In response to letters I wrote to several of the trial complainants, two replied, angrily denouncing me and warning me not to harass or “re-victimize” them or the others. Though I made it clear that I had, as yet, no opinion regarding Henry’s guilt or innocence, they insisted that–acquittals notwithstanding–he was guilty as sin: “He got off on a technicality. Everyone knows that.”
On May 19, 2011, the B.C. Ministry of Public Safety and Solicitor General wrote me as follows:
Re: Victim Court Support Programs
Many of the complainants in this matter have advised that they do not want you to contact them or anyone related to them with regard to Ivan Henry or your writing project. This includes any form of contact, by way of example but not limited to mail, phone, email, in person, through another party. In case you are not aware, there is a ban on disclosure of the identity of the complainants.
I trust you will respect the wishes of the complainants and we ask that you make no future attempts to contact them.
Whether some others of the “Henry” complainants were willing to speak to me, I have no way of knowing. What I do know, based on the blasts levelled at me, is that, for at least two of them, the mental pain inflicted on them thirty years earlier is still very visceral and close to the surface.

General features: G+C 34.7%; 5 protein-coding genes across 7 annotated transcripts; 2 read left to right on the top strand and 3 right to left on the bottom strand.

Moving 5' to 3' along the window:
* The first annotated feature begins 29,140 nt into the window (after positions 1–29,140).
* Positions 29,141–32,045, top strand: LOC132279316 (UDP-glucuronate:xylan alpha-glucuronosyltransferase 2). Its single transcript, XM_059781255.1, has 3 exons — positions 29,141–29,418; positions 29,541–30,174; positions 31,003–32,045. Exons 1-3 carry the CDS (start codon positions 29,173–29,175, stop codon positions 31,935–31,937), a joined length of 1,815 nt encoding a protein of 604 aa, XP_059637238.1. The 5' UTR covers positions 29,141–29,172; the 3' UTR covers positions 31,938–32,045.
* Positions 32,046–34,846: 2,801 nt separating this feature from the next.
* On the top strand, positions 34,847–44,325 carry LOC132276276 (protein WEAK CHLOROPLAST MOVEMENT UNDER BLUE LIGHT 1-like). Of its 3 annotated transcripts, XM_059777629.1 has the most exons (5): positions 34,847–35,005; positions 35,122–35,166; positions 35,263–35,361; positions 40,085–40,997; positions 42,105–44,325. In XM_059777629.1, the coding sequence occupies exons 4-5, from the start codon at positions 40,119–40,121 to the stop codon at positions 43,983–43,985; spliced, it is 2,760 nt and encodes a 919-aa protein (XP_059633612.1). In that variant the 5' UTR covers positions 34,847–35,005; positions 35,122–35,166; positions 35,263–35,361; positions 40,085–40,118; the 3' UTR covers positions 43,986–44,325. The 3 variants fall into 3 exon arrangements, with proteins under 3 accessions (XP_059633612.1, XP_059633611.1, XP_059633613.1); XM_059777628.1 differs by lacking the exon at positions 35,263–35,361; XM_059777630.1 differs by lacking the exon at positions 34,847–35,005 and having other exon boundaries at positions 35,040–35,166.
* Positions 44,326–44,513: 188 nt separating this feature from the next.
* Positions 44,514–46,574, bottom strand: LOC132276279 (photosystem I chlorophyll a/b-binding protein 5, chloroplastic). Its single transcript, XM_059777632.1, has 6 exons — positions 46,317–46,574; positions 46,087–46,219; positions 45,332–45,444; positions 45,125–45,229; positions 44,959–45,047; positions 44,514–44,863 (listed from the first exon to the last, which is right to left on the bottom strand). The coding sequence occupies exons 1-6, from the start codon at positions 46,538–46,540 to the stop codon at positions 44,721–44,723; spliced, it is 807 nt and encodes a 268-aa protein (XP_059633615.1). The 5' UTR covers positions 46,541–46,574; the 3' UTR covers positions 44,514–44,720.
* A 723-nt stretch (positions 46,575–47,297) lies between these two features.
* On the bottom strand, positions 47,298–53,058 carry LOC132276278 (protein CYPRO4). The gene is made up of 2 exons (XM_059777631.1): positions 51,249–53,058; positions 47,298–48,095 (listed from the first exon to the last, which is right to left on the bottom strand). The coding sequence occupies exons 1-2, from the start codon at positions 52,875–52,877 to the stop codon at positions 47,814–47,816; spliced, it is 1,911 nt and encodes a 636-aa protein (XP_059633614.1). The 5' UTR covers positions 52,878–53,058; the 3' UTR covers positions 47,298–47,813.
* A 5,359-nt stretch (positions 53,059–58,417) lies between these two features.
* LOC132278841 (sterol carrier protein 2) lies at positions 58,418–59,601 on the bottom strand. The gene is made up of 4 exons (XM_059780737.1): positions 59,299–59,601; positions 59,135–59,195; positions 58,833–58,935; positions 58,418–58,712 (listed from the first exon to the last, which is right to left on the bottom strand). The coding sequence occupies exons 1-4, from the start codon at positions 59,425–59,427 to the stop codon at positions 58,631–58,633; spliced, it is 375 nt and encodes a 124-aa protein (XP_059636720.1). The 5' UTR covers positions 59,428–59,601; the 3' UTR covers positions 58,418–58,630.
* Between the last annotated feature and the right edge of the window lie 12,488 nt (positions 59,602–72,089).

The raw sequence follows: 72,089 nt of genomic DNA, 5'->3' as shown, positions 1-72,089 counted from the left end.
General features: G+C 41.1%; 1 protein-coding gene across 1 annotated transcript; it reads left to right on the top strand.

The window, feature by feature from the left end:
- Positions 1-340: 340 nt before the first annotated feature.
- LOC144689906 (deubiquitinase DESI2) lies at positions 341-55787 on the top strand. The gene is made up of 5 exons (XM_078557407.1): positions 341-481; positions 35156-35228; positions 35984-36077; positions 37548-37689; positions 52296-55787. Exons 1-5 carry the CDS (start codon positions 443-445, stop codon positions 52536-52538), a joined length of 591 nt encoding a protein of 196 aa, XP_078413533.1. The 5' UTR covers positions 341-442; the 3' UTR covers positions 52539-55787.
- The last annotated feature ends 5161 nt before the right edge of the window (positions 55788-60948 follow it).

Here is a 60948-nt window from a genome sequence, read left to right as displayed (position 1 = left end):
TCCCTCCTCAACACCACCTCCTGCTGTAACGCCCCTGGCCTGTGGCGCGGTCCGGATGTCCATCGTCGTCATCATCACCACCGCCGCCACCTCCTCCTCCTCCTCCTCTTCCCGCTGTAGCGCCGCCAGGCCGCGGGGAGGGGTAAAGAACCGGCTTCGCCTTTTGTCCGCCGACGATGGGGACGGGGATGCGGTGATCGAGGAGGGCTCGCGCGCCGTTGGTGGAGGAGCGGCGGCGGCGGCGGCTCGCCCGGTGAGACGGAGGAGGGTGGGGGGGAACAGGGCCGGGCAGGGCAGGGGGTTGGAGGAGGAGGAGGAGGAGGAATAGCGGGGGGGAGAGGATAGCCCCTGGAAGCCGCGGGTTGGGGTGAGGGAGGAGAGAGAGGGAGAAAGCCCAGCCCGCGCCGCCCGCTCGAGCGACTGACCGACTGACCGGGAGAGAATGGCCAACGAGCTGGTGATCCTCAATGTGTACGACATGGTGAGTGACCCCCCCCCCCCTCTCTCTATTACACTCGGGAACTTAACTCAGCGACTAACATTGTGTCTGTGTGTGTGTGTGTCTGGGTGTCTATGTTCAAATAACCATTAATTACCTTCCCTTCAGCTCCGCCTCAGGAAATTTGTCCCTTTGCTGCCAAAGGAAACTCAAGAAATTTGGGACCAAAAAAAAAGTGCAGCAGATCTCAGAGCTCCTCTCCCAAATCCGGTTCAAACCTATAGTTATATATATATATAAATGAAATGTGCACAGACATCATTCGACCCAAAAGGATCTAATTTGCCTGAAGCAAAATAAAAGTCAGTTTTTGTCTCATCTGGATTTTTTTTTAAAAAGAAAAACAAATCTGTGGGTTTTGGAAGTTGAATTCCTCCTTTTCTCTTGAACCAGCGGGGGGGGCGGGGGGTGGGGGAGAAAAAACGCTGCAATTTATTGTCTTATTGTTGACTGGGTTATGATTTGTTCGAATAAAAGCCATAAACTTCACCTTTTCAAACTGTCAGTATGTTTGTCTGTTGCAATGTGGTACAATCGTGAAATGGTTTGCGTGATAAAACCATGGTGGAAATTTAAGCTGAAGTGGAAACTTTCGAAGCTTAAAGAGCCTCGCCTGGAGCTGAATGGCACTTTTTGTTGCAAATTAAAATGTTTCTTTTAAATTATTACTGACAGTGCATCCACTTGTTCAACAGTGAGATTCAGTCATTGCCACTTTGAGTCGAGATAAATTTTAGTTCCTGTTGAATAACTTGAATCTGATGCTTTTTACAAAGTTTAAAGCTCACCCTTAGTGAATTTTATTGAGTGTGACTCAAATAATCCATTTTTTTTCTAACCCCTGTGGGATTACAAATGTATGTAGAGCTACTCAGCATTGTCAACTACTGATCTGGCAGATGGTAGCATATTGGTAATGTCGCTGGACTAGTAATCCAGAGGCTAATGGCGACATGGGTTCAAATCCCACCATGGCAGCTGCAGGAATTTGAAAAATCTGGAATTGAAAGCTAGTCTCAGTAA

In June 2000, rape victim Jennifer Thompson—her real attacker having just been arrested, years after another man. Ronald Cotton, was found guilty—wrote in a New York Times op-ed piece:
I studied every single detail on the rapist’s face. I looked at his hairline; I looked for scars, for tattoos, for anything that would help me identify him. When and if I survived the attack, I was going to make sure that he was put in prison and he was going to rot…. I knew this was the man. I was completely confident. I was sure….